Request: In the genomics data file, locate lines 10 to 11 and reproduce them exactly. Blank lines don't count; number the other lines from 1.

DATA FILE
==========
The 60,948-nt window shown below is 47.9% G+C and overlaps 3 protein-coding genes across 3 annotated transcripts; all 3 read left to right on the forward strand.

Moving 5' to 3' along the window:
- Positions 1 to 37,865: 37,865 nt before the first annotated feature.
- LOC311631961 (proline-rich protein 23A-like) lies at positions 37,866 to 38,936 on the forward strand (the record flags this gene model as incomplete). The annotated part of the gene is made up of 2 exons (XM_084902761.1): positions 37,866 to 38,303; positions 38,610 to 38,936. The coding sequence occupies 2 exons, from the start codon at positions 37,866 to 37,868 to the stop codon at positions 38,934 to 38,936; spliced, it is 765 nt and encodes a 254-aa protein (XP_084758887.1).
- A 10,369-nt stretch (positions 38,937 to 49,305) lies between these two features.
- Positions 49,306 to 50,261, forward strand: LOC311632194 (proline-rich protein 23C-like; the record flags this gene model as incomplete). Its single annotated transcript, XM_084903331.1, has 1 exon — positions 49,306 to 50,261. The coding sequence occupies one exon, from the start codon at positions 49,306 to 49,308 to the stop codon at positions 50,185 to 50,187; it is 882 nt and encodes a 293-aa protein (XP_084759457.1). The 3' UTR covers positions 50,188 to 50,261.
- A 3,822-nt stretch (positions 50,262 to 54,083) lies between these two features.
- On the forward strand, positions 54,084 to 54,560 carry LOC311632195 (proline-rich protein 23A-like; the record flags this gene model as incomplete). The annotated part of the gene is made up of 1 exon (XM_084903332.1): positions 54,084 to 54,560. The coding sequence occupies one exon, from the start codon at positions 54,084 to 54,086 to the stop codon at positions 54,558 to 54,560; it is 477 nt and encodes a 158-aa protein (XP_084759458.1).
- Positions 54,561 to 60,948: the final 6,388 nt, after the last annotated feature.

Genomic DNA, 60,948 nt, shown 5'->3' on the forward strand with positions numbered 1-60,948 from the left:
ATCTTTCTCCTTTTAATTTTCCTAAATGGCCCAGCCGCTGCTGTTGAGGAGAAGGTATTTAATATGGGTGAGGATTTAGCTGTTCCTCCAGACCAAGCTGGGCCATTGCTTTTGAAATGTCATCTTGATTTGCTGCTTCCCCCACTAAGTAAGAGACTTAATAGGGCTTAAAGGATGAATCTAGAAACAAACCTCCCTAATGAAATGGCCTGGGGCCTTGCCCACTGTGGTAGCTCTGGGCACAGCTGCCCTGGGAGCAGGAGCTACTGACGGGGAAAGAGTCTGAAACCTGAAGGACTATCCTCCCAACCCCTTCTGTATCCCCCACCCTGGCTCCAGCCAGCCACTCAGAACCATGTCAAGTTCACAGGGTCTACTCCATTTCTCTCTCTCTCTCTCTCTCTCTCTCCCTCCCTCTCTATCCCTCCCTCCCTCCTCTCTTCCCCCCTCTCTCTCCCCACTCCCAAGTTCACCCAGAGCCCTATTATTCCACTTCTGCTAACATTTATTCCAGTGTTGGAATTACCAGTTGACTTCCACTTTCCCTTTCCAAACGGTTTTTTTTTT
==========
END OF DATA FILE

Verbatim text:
Genomic DNA, 60,948 nt, shown 5'->3' on the forward strand with positions numbered 1-60,948 from the left:
ATCTTTCTCCTTTTAATTTTCCTAAATGGCCCAGCCGCTGCTGTTGAGGAGAAGGTATTTAATATGGGTGAGGATTTAGCTGTTCCTCCAGACCAAGCTGGGCCATTGCTTTTGAAATGTCATCTTGATTTGCTGCTTCCCCCACTAAGTAAGAGACTTAATAGGGCTTAAAGGATGAATCTAGAAACAAACCTCCCTAATGAAATGGCCTGGGGCCTTGCCCACTGTGGTAGCTCTGGGCACAGCTGCCCTGGGAGCAGGAGCTACTGACGGGGAAAGAGTCTGAAACCTGAAGGACTATCCTCCCAACCCCTTCTGTATCCCCCACCCTGGCTCCAGCCAGCCACTCAGAACCATGTCAAGTTCACAGGGTCTACTCCATTTCTCTCTCTCTCTCTCTCTCTCTCTCCCTCCCTCTCTATCCCTCCCTCCCTCCTCTCTTCCCCCCTCTCTCTCCCCACTCCCAAGTTCACCCAGAGCCCTATTATTCCACTTCTGCTAACATTTATTCCAGTGTTGGAATTACCAGTTGACTTCCACTTTCCCTTTCCAAACGGTTTTTTTTTT